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Cape Town is a-comin’ soon. (By Chris Wright)

Categories Theology Ministry

We are thrilled to share with you an update from Chris Wright who, though facing one of the busiest periods of his life, took the time to share with the Koinonia community his hopes and prayers for Cape Town 2010.


“This time three weeks and it will be all over,” I found myself thinking this evening as I contemplated the fast-approaching Third Lausanne Congress in Cape Town. Of course I was quite wrong and immediately rebuked myself. The Congress will be over, but the work and the impact will only be beginning, by God’s grace. For we have no idea exactly what the Sovereign God has in mind for this event – except to say that it will probably surprise us all  (as the First Lausanne Congress did in 1974).  

The breadth of the Lausanne Movement reflects something of the breadth of the world church, since the majority of the 5,000 or so participants will be from the ‘majority world’ – i.e. the lands of the global south and east, where the majority of the world’s Christians are now to be found. And the breadth of the Lausanne agenda in Cape Town reflects something of the breadth of world mission, in all its forms and activities. Since 1974, “Lausanne” has stood for a holistic understanding of mission, including all that the Bible shows of the heart of God for his alienated world and all that the Bible mandates us to be, say, and do, in the world in the name of our Lord Jesus Christ. A glance at the Lausanne website ( ), and especially at the section given to all the documents and forums and special interests that have camped under its broad tent, shows the amazing range of the missional involvement of people for whom “The Lausanne Covenant” provides an expression of their faith and commitment.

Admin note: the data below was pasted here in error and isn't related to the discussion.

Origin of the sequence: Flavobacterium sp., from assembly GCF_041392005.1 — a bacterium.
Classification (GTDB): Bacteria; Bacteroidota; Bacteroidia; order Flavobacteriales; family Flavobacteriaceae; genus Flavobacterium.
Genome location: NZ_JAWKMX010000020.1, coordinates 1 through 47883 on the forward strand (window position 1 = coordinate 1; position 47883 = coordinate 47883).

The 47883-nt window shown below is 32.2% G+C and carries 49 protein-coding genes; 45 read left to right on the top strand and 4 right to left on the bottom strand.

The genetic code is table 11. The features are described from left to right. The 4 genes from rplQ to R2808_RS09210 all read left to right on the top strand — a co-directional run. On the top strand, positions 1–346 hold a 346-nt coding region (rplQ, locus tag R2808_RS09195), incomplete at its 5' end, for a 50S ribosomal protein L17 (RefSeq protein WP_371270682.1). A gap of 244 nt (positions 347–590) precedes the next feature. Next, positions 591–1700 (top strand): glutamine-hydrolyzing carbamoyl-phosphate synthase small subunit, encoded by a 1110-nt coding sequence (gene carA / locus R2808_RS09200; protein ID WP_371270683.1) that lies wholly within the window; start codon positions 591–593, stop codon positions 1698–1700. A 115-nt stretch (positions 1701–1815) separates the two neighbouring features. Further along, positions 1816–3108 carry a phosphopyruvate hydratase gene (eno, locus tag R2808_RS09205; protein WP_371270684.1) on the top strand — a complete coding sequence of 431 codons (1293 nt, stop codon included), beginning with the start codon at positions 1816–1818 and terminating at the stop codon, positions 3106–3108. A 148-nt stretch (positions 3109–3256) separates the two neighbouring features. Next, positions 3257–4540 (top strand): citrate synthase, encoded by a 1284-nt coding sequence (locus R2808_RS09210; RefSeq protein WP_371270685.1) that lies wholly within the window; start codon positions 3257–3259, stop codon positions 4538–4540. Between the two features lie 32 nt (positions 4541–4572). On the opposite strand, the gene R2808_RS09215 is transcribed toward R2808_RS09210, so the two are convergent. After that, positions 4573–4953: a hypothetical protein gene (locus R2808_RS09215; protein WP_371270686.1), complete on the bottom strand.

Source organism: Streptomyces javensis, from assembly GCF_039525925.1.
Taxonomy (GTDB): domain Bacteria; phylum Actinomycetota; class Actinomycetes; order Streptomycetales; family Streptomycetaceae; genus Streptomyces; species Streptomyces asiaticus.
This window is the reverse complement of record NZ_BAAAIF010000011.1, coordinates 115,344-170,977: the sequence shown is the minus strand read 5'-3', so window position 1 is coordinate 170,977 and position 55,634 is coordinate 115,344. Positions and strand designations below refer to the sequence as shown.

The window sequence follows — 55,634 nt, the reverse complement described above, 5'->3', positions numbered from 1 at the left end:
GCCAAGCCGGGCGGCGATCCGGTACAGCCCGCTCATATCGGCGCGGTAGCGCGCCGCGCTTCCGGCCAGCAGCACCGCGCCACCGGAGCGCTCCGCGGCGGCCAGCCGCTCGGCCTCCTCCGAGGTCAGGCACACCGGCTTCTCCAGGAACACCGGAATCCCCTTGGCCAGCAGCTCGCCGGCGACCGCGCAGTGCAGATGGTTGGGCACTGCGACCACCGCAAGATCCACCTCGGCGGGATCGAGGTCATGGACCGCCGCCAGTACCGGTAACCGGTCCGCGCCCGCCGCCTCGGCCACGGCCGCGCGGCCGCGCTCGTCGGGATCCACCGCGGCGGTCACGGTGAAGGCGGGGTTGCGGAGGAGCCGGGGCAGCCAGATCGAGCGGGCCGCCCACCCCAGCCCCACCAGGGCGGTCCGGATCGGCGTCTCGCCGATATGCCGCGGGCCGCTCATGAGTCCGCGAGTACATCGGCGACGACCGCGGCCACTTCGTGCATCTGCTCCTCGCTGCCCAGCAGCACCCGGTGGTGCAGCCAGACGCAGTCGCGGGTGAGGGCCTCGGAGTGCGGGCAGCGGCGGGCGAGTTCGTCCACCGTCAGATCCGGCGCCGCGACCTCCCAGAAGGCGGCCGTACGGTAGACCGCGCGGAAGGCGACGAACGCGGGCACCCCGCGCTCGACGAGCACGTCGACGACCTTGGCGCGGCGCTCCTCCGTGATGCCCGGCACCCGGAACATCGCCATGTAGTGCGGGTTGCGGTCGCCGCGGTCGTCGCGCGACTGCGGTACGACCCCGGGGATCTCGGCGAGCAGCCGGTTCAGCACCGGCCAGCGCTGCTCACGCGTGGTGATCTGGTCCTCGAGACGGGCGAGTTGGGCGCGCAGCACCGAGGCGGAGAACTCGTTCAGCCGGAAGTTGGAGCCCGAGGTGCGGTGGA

It was partly at the encouragement of Lindsay Brown, International Director of the Lausanne Movement, that I wrote the book The Mission of God’s People: A Biblical Theology of the Church’s Mission. So it is pleasing that the book has been published in time for Cape Town, and will be made available there at a special reduced price, thanks to the efforts of Zondervan, Lausanne, the local distributor, and a generous donor. The book is an attempt to show just how broad and comprehensive is the reply that the Bible as a whole gives to the question, “Who are we, and what are we here on earth for, as God’s people?” As any who know my other writings might expect, it is a theology of mission that does not start on the Mount of Ascension, but in Genesis.